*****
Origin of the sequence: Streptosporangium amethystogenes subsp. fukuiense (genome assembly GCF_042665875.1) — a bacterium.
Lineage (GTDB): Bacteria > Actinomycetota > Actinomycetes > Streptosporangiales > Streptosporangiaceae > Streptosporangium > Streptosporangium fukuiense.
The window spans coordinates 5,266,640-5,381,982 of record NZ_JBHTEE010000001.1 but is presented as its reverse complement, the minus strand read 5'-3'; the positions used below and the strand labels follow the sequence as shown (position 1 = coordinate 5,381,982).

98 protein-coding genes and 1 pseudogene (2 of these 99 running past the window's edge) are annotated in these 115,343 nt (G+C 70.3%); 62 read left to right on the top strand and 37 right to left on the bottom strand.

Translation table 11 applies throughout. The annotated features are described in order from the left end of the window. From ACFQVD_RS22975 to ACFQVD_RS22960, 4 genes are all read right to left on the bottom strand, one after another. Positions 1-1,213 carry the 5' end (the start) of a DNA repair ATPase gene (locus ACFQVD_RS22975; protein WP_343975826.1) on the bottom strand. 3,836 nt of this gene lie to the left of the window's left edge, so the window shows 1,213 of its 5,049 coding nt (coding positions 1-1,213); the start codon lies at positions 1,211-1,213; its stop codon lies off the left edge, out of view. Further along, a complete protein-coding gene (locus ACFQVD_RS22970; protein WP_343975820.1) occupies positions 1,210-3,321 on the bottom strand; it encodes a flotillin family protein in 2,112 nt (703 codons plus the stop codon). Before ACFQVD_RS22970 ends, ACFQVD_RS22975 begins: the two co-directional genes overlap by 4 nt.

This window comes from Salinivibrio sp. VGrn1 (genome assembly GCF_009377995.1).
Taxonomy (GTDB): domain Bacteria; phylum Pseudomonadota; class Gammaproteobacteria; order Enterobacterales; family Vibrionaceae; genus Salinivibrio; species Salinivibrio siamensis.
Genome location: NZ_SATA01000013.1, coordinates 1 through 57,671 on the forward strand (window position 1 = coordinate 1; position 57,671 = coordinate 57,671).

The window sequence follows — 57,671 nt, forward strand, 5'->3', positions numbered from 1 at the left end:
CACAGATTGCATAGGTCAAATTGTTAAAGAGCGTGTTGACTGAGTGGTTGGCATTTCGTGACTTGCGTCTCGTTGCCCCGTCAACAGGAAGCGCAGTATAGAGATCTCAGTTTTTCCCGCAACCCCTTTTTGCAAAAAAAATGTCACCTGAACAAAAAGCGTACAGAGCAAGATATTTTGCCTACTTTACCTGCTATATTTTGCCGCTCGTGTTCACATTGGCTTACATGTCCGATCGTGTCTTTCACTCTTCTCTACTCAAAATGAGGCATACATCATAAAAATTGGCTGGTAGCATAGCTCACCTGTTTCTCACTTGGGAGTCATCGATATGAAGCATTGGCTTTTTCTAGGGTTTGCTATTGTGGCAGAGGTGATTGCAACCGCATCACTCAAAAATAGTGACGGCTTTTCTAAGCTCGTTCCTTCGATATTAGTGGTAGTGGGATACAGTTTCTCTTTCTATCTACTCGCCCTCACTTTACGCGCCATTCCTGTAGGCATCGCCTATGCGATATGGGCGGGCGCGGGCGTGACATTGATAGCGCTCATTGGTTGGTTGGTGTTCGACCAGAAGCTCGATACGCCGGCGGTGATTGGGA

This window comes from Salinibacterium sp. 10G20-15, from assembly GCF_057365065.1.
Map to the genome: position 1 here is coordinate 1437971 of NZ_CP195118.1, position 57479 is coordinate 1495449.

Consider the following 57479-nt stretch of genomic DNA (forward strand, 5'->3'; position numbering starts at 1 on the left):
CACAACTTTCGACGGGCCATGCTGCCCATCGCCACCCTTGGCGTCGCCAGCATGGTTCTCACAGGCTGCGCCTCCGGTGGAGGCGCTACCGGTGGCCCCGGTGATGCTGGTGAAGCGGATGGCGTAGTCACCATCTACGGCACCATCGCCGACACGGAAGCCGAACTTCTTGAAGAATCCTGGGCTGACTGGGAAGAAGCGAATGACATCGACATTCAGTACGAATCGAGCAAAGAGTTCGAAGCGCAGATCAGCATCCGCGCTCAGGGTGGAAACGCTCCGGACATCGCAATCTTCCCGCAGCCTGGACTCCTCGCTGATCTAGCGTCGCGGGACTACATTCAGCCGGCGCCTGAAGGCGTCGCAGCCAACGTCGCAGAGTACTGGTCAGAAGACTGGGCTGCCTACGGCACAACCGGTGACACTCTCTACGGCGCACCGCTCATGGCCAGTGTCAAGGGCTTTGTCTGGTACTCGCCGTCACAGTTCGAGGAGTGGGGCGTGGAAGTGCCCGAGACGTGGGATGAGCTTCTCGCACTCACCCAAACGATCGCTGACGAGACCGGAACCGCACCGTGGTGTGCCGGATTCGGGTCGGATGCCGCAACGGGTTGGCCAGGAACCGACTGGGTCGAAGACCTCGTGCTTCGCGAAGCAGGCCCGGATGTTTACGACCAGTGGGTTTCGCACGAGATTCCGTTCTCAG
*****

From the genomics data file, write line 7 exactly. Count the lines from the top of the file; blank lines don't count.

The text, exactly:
Taxonomy (GTDB): domain Bacteria; phylum Pseudomonadota; class Gammaproteobacteria; order Enterobacterales; family Vibrionaceae; genus Salinivibrio; species Salinivibrio siamensis.